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Publication numberUS6566829 B1
Publication typeGrant
Application numberUS 09/656,903
Publication date20 May 2003
Filing date7 Sep 2000
Priority date7 Sep 2000
Fee statusPaid
Publication number09656903, 656903, US 6566829 B1, US 6566829B1, US-B1-6566829, US6566829 B1, US6566829B1
InventorsMalakondaiah Naidu, Rassem Ragheb Henry, Thomas Wolfgang Nehl
Original AssigneeDelphi Technologies, Inc.
Export CitationBiBTeX, EndNote, RefMan
External Links: USPTO, USPTO Assignment, Espacenet
Method and apparatus for torque control of a machine
US 6566829 B1
Abstract
An exemplary embodiment of the invention is a method for torque control of a PM synchronous machine. The method includes obtaining a torque command signal and a machine speed and determining an operating mode in response to the torque command signal and the machine speed. The operating mode includes a first operating mode and a second operating mode. In the first operating mode, a stator phase voltage magnitude is computed and an angle between the stator phase voltage and a stator phase back emf is determined in response to the stator phase voltage magnitude. In the second operating mode, the stator phase voltage is set to a predetermined magnitude and the angle between the stator phase voltage and the stator phase back emf is determined in response to the predetermined magnitude.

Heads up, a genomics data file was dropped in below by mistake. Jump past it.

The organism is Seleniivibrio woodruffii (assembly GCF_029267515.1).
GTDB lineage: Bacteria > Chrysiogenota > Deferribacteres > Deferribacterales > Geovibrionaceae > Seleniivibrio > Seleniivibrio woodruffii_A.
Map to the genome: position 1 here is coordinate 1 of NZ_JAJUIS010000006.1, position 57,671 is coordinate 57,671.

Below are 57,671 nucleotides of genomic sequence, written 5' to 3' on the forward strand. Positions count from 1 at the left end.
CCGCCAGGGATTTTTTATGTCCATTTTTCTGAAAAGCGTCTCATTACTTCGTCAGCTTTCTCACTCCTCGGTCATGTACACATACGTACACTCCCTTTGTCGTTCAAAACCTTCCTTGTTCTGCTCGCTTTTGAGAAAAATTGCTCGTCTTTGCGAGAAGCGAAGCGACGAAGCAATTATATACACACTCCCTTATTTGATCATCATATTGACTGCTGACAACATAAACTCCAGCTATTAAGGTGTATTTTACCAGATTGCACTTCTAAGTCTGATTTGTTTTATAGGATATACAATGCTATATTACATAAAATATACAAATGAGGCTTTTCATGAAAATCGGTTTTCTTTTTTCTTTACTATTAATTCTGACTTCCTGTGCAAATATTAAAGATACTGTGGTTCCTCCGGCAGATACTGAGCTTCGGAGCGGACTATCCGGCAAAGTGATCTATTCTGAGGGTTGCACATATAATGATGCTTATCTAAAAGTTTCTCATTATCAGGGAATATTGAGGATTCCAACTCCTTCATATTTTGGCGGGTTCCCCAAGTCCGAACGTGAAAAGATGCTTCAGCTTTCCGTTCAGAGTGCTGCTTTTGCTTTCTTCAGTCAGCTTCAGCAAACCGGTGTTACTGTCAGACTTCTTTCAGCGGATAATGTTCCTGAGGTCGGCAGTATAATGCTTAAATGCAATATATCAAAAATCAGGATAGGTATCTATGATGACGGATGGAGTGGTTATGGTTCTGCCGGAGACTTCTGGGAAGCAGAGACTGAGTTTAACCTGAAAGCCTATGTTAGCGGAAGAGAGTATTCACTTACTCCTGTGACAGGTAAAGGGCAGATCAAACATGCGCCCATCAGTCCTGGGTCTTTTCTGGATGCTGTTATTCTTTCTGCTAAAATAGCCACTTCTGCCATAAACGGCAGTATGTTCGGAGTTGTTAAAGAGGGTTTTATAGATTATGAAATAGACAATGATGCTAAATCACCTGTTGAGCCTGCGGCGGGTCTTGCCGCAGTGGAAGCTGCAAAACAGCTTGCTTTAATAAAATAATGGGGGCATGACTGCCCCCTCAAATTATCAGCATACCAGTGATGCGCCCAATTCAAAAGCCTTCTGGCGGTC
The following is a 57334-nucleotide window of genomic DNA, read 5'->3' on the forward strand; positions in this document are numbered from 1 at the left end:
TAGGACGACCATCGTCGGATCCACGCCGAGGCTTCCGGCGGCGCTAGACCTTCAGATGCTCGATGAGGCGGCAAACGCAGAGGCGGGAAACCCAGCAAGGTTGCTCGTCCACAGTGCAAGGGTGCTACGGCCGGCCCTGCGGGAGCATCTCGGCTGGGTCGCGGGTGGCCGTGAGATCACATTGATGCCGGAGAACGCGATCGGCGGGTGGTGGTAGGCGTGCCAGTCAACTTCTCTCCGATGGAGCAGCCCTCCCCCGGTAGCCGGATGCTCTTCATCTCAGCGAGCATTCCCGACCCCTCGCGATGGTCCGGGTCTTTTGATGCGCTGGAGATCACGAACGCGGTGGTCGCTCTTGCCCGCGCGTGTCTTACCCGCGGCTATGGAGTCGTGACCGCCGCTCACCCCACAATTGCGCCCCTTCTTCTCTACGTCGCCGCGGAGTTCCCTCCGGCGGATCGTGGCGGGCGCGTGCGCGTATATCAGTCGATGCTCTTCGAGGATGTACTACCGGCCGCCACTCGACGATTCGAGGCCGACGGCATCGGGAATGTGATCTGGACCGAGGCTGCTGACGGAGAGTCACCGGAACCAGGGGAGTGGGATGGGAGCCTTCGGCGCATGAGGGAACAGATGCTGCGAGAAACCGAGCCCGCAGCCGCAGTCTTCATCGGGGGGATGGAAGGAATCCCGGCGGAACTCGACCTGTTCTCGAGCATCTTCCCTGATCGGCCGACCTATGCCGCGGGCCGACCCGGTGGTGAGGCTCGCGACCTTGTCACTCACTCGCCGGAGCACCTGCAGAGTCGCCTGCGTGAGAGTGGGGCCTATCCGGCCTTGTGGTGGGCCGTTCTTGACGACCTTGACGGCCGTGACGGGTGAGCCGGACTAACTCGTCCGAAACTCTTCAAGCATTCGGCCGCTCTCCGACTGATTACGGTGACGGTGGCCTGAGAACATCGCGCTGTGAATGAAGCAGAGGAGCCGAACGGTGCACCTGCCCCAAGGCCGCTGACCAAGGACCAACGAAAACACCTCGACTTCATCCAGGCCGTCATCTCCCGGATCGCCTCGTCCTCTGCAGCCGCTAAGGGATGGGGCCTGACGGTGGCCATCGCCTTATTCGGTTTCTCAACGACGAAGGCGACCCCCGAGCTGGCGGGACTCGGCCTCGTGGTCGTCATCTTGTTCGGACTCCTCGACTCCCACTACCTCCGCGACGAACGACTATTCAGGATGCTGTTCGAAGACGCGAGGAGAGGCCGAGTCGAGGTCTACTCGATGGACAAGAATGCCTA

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Claims(16)
What is claimed is:
1. A method for torque control of a machine comprising:
obtaining a torque command signal;
obtaining a machine speed;
determining an operating mode in response to the torque command signal and the machine speed, said operating mode including a first operating mode and a second operating mode;
in the first operating mode, computing a stator phase voltage magnitude and determining an angle between the stator phase voltage and a stator phase back emf in response to the stator phase voltage magnitude;
in the second operating mode, setting the stator phase voltage to a predetermined magnitude and determining the angle between the stator phase voltage and the stator phase back emf in response to the predetermined magnitude.
2. The method of claim 1 wherein:
the stator phase voltage magnitude is computed in response to the torque command signal and the machine speed, and
the angle between the stator phase voltage and the stator phase back emf is determined in response to the torque command signal, the machine speed and the stator phase voltage magnitude.
3. The method of claim 1 wherein:
the predetermined magnitude is based on a battery voltage; and,
the angle between the stator phase voltage and the stator phase back emf is determined in response to the torque command signal, the machine speed and the predetermined magnitude.
4. The method of claim 3, wherein
in the second mode, the angle 6 between the stator phase voltage and the stator phase back emf is determined by iteratively varying the angle 6 until a computed torque value equals or exceeds a demanded torque value.